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All I asked is for you to point out real world applications.
Quote:
* more wind-drift than a .22
You mean subsonic .22?
 
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I'm not saying the mag is the best choice for a rifle these days. Plenty of nice compact .223s like the CZ. I do like the convertible revolvers. LR for cheap practice. Mags for the field. If you already have one of those a rifle isn't a bad idea.
 
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Originally Posted By: hatt
All I asked is for you to point out real world applications.
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* more wind-drift than a .22
You mean subsonic .22?
Originally Posted By: Shannow
A .22 standard versus a super, the super takes a hit in wind drift...the magnum doesn't get it back, and IIRC, a hornet is still hanging out there.
CCI bluebox or the like
 
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Looking at the Federal data. The 40 grain 1080 fps LR loads have pretty much the same wind drift as the 40 grain mag at 100 yards. The 50 grain mag beat the 40 grain LR load by over an inch at 100 yards. I'm not seeing what you're seeing.
 
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I have an old Winchester 9422 in .22 WMR. It has a receiver sight and is a sweet shooter. In a handgun, a .22WMR has a lot of stopping power for its size and will serve a lot better than nothing for self defense.
 

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I asked this question because I'm buying a hand gun for my dad as a Christmas present, I'm not a guns guy by any mean, I had no idea about why he likes the mag cartridge better than just a 22 LR,,it's just that (little) extra punch I guess,,,, I feel as if I were buying a toy for a kid, he's 80 years old already and has always liked 22 mag long barrel revolvers,, smile
 

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I have a Ruger Single Six convertible - one cylinder for .22 LR and one for .22 WM ... good pistol for young and old ...
 
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Originally Posted By: koffy
I asked this question because I'm buying a hand gun for my dad as a Christmas present, I'm not a guns guy by any mean, I had no idea about why he likes the mag cartridge better than just a 22 LR,,it's just that (little) extra punch I guess,,,, I feel as if I were buying a toy for a kid, he's 80 years old already and has always liked 22 mag long barrel revolvers,, smile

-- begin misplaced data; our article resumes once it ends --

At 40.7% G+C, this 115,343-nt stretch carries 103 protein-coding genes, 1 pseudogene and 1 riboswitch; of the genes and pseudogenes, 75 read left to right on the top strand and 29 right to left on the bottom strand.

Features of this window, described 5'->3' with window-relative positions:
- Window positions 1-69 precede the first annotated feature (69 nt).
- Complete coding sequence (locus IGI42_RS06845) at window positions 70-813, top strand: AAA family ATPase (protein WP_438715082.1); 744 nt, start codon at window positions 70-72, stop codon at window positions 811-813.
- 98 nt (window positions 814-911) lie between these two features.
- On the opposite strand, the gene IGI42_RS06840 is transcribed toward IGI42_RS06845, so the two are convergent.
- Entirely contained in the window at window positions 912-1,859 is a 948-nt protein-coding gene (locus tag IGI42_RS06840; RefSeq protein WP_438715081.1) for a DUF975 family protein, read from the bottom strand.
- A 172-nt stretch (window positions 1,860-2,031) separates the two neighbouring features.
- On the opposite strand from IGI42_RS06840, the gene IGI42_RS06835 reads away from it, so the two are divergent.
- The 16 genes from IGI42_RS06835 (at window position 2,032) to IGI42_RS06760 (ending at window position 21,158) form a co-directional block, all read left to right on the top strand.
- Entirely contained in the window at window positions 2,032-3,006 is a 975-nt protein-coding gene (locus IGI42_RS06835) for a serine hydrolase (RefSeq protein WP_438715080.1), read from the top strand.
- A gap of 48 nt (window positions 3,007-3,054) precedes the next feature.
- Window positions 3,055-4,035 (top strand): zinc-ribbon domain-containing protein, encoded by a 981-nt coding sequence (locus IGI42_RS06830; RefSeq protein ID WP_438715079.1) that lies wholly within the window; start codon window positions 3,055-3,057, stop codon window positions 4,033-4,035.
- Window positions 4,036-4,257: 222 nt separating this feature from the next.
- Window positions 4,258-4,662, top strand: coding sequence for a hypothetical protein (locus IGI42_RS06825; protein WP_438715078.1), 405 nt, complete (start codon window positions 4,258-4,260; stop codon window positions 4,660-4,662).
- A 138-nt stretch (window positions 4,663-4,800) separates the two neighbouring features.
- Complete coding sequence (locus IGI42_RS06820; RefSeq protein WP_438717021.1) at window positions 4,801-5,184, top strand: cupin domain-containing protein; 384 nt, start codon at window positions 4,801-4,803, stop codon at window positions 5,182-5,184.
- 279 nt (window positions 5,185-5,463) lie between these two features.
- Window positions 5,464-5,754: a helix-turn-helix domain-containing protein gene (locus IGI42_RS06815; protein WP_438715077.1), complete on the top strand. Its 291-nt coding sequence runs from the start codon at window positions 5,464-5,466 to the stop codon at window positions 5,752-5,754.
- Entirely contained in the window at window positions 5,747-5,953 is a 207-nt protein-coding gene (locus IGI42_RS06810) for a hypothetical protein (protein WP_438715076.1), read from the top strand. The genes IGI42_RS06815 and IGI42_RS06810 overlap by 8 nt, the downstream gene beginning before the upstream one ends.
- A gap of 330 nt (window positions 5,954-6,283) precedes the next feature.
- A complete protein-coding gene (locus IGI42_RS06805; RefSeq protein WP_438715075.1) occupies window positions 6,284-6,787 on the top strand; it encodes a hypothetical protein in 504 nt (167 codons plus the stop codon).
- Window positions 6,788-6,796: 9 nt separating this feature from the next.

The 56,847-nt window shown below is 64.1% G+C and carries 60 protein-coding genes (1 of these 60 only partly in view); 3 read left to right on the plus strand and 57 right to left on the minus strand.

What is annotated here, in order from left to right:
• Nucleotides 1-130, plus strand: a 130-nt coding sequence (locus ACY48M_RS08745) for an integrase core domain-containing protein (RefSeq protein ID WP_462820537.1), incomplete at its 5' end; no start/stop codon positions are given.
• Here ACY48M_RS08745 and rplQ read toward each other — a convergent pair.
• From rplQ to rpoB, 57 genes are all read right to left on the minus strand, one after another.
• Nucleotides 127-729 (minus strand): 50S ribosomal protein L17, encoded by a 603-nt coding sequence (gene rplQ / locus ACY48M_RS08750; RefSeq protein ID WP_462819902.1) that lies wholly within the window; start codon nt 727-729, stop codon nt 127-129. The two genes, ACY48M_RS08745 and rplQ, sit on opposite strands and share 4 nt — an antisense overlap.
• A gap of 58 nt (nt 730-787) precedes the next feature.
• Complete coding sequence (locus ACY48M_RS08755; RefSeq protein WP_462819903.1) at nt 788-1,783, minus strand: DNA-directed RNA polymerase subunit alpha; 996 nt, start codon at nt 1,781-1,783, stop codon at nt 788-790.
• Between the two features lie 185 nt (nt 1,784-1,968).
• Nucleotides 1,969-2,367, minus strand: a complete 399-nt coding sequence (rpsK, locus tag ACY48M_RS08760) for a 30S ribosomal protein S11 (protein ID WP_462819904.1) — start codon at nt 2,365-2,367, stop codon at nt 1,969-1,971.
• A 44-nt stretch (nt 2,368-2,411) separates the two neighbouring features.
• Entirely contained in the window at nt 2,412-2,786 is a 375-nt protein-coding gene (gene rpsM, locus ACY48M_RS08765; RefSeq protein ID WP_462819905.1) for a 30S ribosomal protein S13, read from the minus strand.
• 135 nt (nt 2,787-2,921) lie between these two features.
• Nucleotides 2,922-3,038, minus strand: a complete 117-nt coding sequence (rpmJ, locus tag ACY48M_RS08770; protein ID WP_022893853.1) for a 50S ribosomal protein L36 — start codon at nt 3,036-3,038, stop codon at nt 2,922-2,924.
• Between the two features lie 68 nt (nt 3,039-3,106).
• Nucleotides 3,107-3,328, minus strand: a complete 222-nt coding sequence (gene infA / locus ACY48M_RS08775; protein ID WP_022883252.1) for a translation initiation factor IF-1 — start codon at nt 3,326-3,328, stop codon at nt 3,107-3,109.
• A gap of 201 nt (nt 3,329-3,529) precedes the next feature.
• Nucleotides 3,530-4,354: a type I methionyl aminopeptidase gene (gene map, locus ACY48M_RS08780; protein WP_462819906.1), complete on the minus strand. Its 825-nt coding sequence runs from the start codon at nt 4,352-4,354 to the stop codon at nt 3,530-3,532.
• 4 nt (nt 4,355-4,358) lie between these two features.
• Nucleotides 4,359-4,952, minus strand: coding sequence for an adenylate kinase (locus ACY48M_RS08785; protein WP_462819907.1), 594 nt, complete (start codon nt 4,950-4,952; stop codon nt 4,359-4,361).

Handgun...get the magnum for sure. (and a LR cylinder)
 

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I don't understand guys,,,if you have a 22 mag you can fire LR cartridge or you get another cylinder? I'm confused, does it depend on models?
 
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Originally Posted By: koffy
I don't understand guys,,,if you have a 22 mag you can fire LR cartridge or you get another cylinder? I'm confused, does it depend on models?
You need two cylinders. You can't fire .22 LR in a .22 mag chamber. Different cartridge design. Mag on left, LR on right. https://en.wikipedia.org/wiki/Heeled_bullet Check around a few gun stores. The old Colt New Frontiers are nice and often show up.
 
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The biggest issue with convertible guns, (i.e. 2 cylinders, one in .22 L.R., and the other in .22 Magnum), is they usually have barrels that will allow the .22 Magnum to operate at the correct pressure, and the most accurately. Usually .224 dia. Most .22 L.R. ammunition is slightly smaller, and as a result requires a .222 or .223 barrel. What you wind up with in a gun like a Ruger Single Six Convertible, is a real accurate piece in .22 Magnum, but not so accurate when you put the L.R. cylinder in it to shoot .22 L.R. The accuracy is tolerable. But it isn't as much as you'll get from the jacketed Magnum bullets fired in the properly sized .224 diameter barrel. As always you don't get something for nothing. I have 2 convertible .22 L.R. / .22 Magnum revolvers. A Ruger Stainless Single Six, and a E.A.A. Bounty Hunter 10 shot convertible. Both shoot the Magnum round more accurately. That said the .22 L.R. accuracy they both deliver is acceptable, just not as good. Besides, most of these convertible revolvers are plinkers and "fun guns", and not dedicated target pieces.